Frances Ha: dances with wooliness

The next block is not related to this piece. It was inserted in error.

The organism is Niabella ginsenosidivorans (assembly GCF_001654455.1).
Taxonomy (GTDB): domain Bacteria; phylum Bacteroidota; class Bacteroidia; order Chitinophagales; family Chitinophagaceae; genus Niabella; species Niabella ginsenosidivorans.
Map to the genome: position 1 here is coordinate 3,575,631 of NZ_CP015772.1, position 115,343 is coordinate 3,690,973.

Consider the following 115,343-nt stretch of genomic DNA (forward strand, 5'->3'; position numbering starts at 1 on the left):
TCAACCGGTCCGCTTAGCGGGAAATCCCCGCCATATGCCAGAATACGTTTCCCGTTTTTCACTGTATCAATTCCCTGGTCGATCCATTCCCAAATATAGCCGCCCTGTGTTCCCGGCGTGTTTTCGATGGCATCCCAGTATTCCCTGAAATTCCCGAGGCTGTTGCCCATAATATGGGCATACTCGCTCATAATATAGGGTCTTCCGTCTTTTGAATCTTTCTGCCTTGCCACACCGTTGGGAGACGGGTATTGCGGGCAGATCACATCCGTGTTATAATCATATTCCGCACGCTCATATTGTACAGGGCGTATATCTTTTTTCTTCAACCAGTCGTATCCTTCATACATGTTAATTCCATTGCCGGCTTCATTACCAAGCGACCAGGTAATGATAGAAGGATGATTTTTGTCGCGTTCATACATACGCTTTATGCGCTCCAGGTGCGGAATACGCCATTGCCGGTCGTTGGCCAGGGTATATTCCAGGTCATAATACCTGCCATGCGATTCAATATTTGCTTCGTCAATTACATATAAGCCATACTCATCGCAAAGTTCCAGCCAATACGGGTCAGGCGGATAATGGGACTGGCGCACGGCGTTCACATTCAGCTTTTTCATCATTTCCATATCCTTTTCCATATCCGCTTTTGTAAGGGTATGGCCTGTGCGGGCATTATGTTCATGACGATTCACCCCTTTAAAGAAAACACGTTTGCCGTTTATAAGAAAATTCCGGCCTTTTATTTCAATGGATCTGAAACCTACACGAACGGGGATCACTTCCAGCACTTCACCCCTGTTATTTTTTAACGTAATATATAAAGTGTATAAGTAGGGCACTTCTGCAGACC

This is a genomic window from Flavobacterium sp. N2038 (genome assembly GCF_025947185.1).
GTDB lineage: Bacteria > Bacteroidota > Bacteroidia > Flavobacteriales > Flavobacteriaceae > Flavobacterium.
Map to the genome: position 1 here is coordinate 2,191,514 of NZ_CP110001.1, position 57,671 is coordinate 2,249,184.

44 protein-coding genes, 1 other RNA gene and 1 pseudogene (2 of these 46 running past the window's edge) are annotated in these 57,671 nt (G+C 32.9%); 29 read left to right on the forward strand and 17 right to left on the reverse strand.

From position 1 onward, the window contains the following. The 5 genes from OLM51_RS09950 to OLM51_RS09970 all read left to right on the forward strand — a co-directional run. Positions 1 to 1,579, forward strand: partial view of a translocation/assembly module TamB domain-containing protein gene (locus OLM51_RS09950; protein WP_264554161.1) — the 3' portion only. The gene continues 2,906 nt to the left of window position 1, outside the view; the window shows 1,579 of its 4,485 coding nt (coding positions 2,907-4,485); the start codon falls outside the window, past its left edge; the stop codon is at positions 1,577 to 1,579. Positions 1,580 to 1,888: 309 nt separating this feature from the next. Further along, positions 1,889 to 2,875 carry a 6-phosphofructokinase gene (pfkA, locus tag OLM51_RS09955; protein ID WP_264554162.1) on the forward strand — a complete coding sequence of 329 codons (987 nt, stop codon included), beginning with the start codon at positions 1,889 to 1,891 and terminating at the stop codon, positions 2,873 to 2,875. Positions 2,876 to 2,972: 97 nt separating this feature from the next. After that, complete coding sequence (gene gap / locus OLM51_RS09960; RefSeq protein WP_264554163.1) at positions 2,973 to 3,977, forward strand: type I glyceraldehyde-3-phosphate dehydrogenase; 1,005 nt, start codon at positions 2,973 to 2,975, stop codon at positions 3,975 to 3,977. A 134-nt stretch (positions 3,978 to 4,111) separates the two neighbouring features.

Frances Ha is a loosely plotted and talky character-based comedy that follows the ups and downs of a directionless young woman as she tries to adjust to her long-time best friend’s growing up and getting on with life. For a movie that’s predominantly populated by the sort of self-obsessed, privileged and overly status-aware characters that seem to be an unavoidable hazard if you choose to set your story in central New York city it’s actually very charming, particularly when compared to director Noah Baumbach’s previous outings The Squid and The WhaleMargot at the Wedding and Greenberg, which all featured jaundiced and selfish central characters you just wanted to slap. Much of this successful lightening of mood must be credited to Greta Gerwig who co-write the script with Baumbach and carries the picture more or less singlehandedly as the hapless but optimistic Frances, a would-be ballet dancer who remains likeable even as she works her way through a series of poor lifestyle decisions and missed opportunities. Gerwig is a naturally funny actress able to deftly handle both the many and varied scenes of awkward social interaction and the occasional tension-releasing physical comedy (the funniest moment in the film for me is when Frances suddenly falls over while running down a sidewalk) and you always stay on her side. The lovely black and white cinematography is a plus too, carrying as it does associations with the liberating breeziness of French new wave films and, possibly more relevantly, Woody Allen’s Manhattan, a very obvious influence here. Frances Ha isn’t a laughfest by any means, and is even quite wistful in places, but it’s definitely a feelgood film by the end and comes in under ninety minutes which is always worth a recommendation.


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